Although the Marine Corps has overlapping capabilities with the Army, what sets the Marine Corps apart is the Marine Air-Ground Task Force (MAFTF). The MAGTF (pronounced "MAG-taf") is how the Marine Corps organizes itself to accomplish missions and is made up of four elements. The Ground Combat Element (GCE) contains the bulk of the fighting forces, such as infantry, tanks, artillery, and reconnaissance units. The Aviation Combat Element (ACE) provides air power to support the GCE and includes fighter jets, helicopters, cargo planes, and all the personnel who support and maintain the aircraft. The Logistics Combat Element (LCE) includes all the support units, such as combat engineers, motor transport, supply, and medical units. These three elements are led by the Command Element. The MAGTF Commander is responsible for ensuring the GCE, LCE, and ACE are working together in order to complete the mission. Think of the MAGTF as a self-sufficient package of warfighting capabilities that you can put anywhere in the world at a moment's notice. In order to meet mission requirements as efficiently as possible, the MAGTF comes in several different sizes:
In the early 1900s, San Diego was selected as a site to establish a Marine Corps base, and since 1923 it has been a place that has challenged young men both mentally and physically to earn the coveted title of Marine. Currently, the Marine Corps Recruit Depot transforms more than 19,000 male recruits into Marines each year. The depot's commanding general is also responsible for recruiting from the western two thirds of the U.S., known as the Western Recruiting Region. A team of more than 1,500 Marines enlists over 30,000 young men and women from across the U.S. each year. A basically trained Marine undergoes nearly 13 weeks of the most demanding and arduous training in the country. The recruits train hard to acquire the knowledge, discipline, teamwork, and fitness level required of a Marine. The physical training program at recruit training is progressive and designed to build strength, flexibility and endurance. The recruits' physical and mental endurance are tested daily. The recruits also receive classes on general military subjects. The Marine Corps instills core values of honor, courage, and commitment through practical application and discussion. The drill instructors teach recruits the importance of honesty, reliability, and teamwork.
Upon completion of the first four weeks of training aboard the depot, recruits move to Weapons and Field Training Battalion, located 40 miles north at Edson Range, Marine Corps Base Camp Pendleton, Calif. During their three weeks at Edson Range, the recruits undergo marksmanship training, martial arts sustainment training, and field training which introduce them to a variety of basic infantry skills. During the last phase of recruit training, recruits return to the depot and are graded on the physical fitness test, military skills, and drill, as well as being inspected by the battalion commander. During the 11th week of boot camp, all of the recruits' training and hard work are put to the test during the Crucible, a 54-hour event. For this demanding event, recruits return to Edson Range to encounter a series of 25 challenges, distributed over a course covering more than 40 miles, while catching just four hours of sleep each night, and eating only three meals over the three-day period. Each of the 25 events presents strenuous mental and physical challenges, requiring the recruits to work together as a team. This is a significant feature because no one completes the Crucible as an individual. They surmount the challenges and prevail as a team. At the end of the Crucible recruits embark on a nine-mile hike. Exhausted and hungry, recruits go through the defining moment in boot camp where, upon successful completion, they are awarded the coveted Marine Corps eagle, globe, and anchor emblem from their drill instructors during an emotional ceremony. Here they are addressed as "Marine" for the first time.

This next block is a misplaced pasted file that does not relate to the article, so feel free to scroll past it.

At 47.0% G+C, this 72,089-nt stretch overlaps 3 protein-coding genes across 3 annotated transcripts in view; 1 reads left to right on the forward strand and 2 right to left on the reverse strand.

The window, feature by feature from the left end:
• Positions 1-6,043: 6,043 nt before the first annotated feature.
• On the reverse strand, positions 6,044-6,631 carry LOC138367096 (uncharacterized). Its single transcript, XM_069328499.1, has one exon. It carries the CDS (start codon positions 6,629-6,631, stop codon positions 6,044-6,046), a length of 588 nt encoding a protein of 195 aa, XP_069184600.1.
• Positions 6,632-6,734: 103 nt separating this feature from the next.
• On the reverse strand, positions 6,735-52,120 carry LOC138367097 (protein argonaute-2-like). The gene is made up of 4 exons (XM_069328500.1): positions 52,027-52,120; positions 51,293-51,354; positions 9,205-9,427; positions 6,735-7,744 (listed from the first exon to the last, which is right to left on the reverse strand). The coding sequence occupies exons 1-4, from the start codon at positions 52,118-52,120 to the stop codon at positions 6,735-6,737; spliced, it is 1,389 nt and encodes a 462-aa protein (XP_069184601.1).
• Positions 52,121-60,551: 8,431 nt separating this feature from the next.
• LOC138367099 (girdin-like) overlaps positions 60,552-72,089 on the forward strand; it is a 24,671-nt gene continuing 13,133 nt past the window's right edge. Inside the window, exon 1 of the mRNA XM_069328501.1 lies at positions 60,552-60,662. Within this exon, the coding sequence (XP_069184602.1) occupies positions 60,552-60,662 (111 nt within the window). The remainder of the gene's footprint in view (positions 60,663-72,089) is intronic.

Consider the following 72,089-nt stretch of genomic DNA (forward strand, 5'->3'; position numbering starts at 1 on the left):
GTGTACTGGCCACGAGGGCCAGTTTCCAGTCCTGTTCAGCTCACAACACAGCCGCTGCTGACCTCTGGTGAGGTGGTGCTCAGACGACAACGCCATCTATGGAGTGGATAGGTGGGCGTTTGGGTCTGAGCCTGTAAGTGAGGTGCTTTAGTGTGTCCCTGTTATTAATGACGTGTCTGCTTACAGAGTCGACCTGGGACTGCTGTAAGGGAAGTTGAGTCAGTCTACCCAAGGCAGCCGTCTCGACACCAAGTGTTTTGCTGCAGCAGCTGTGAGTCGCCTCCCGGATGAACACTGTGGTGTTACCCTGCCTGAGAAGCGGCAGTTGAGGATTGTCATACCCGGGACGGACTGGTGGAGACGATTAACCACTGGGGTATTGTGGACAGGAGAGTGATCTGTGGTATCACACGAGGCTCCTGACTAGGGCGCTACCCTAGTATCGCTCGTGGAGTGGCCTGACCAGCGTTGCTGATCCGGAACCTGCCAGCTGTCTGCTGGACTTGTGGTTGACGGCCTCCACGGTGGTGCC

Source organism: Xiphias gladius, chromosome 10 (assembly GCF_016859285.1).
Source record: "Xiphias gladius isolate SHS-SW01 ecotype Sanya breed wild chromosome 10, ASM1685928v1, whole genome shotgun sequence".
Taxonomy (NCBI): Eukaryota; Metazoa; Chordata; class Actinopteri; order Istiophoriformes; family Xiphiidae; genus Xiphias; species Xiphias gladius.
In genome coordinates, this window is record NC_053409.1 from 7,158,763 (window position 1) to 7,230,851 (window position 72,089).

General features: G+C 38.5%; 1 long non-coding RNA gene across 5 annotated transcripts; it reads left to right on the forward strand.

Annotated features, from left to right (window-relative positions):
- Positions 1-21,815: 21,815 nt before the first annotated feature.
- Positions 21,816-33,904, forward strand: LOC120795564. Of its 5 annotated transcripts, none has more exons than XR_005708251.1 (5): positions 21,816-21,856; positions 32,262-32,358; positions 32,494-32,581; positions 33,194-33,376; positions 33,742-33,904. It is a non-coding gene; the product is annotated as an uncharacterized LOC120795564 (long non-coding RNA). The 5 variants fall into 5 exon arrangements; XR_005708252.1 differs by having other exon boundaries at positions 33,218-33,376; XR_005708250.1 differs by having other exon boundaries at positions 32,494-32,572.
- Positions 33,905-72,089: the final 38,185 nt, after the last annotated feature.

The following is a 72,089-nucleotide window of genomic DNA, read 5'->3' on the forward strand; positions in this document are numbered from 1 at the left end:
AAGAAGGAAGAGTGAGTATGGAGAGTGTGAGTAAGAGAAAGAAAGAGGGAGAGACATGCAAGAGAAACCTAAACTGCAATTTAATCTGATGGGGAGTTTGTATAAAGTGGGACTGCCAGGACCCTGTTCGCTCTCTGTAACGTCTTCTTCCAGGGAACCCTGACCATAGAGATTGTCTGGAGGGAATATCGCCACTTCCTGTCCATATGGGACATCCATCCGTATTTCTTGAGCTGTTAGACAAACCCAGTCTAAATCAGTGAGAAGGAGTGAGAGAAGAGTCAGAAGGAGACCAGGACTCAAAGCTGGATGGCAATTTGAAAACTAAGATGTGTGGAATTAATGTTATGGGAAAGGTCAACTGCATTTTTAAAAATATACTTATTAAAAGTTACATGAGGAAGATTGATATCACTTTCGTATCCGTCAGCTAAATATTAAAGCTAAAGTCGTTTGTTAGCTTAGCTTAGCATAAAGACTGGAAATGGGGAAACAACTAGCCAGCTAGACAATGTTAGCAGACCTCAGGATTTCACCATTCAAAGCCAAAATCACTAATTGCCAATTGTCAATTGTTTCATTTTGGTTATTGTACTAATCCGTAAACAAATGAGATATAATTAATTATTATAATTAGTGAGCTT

After 12 challenging weeks, and with the Crucible now behind them, graduation day finally arrives. Graduation draws more than 90,000 visitors to San Diego each year. These visitors not only take the time to visit the command museum and our numerous buildings on the National Registry of Historic Places, but also see the many sights of San Diego. Marine Corps Recruit Depot San Diego is truly the home of making America's finest in America's Finest City.
Since 1942, San Diego County has been home to Marine Corps Base Camp Pendleton. With an approximate daily population of 60,000, Camp Pendleton is one of the Department of Defense's busiest installations. Located approximately 38 miles north of downtown San Diego and 82 miles south of Los Angeles, Camp Pendleton has been the largest North County employer for over 50 years with more than 43,500 Marines, sailors and their families calling it home.